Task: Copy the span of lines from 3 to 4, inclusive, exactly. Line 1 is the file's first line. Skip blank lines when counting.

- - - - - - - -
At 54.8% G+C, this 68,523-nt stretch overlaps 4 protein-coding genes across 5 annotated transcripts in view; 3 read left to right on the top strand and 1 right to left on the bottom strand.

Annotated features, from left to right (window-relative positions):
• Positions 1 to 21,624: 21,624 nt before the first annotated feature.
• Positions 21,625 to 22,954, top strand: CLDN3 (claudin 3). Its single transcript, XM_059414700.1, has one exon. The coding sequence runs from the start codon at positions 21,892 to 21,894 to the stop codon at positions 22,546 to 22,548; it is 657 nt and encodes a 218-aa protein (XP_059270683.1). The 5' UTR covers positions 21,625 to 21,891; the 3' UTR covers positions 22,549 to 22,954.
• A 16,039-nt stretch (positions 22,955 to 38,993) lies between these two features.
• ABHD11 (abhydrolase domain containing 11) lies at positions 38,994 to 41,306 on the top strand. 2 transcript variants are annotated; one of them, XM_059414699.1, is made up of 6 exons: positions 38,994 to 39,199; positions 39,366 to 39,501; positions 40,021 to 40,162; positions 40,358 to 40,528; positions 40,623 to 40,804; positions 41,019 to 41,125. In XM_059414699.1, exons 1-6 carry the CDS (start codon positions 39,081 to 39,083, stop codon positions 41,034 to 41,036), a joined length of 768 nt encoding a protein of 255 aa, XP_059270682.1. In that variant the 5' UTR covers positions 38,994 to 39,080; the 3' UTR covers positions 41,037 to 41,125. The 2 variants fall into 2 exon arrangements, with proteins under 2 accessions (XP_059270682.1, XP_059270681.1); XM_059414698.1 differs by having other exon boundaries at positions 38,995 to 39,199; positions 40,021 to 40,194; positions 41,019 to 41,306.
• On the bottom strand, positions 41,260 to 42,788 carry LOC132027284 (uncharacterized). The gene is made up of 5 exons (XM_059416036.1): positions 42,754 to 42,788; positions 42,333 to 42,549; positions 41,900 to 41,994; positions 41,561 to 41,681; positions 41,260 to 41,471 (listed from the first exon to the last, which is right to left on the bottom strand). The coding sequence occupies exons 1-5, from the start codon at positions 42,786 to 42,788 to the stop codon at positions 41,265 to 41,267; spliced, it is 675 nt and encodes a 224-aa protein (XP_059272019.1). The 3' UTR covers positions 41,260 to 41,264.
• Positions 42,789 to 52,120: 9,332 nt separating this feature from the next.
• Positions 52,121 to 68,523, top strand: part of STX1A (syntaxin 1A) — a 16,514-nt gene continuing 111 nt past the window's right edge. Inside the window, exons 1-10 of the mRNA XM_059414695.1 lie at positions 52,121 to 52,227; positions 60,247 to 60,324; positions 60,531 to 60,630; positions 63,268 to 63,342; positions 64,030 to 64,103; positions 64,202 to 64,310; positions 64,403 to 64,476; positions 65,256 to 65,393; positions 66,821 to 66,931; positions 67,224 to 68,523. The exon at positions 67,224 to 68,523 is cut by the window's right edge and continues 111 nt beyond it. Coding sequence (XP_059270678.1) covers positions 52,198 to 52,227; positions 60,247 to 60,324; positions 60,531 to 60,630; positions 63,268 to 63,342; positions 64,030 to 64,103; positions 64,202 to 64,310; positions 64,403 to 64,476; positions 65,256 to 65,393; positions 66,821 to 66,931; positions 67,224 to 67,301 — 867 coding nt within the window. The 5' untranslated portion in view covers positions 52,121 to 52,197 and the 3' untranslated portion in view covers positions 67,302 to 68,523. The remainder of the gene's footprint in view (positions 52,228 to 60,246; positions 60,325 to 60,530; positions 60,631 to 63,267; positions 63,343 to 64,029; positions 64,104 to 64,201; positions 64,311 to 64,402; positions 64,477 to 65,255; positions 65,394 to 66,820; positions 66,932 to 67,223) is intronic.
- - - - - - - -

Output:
• Positions 1 to 21,624: 21,624 nt before the first annotated feature.
• Positions 21,625 to 22,954, top strand: CLDN3 (claudin 3). Its single transcript, XM_059414700.1, has one exon. The coding sequence runs from the start codon at positions 21,892 to 21,894 to the stop codon at positions 22,546 to 22,548; it is 657 nt and encodes a 218-aa protein (XP_059270683.1). The 5' UTR covers positions 21,625 to 21,891; the 3' UTR covers positions 22,549 to 22,954.